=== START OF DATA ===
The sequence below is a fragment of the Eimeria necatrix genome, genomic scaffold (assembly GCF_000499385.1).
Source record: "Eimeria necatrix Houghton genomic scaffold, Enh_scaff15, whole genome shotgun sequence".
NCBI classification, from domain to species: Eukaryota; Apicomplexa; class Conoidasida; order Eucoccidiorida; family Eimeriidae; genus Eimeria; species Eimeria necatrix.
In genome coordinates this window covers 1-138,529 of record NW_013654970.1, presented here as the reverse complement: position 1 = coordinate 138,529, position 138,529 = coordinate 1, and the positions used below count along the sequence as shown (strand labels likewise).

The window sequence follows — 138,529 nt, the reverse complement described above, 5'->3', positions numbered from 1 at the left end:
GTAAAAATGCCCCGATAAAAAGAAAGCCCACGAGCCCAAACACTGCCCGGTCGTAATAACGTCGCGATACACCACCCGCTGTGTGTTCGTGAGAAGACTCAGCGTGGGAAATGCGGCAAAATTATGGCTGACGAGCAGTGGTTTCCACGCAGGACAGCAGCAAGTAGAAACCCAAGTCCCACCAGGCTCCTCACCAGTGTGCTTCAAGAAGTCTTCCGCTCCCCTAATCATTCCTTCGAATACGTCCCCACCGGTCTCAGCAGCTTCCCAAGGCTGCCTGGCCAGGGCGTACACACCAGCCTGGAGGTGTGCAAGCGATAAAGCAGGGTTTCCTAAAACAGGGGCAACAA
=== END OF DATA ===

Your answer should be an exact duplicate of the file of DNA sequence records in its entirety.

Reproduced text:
The sequence below is a fragment of the Eimeria necatrix genome, genomic scaffold (assembly GCF_000499385.1).
Source record: "Eimeria necatrix Houghton genomic scaffold, Enh_scaff15, whole genome shotgun sequence".
NCBI classification, from domain to species: Eukaryota; Apicomplexa; class Conoidasida; order Eucoccidiorida; family Eimeriidae; genus Eimeria; species Eimeria necatrix.
In genome coordinates this window covers 1-138,529 of record NW_013654970.1, presented here as the reverse complement: position 1 = coordinate 138,529, position 138,529 = coordinate 1, and the positions used below count along the sequence as shown (strand labels likewise).

The window sequence follows — 138,529 nt, the reverse complement described above, 5'->3', positions numbered from 1 at the left end:
GTAAAAATGCCCCGATAAAAAGAAAGCCCACGAGCCCAAACACTGCCCGGTCGTAATAACGTCGCGATACACCACCCGCTGTGTGTTCGTGAGAAGACTCAGCGTGGGAAATGCGGCAAAATTATGGCTGACGAGCAGTGGTTTCCACGCAGGACAGCAGCAAGTAGAAACCCAAGTCCCACCAGGCTCCTCACCAGTGTGCTTCAAGAAGTCTTCCGCTCCCCTAATCATTCCTTCGAATACGTCCCCACCGGTCTCAGCAGCTTCCCAAGGCTGCCTGGCCAGGGCGTACACACCAGCCTGGAGGTGTGCAAGCGATAAAGCAGGGTTTCCTAAAACAGGGGCAACAA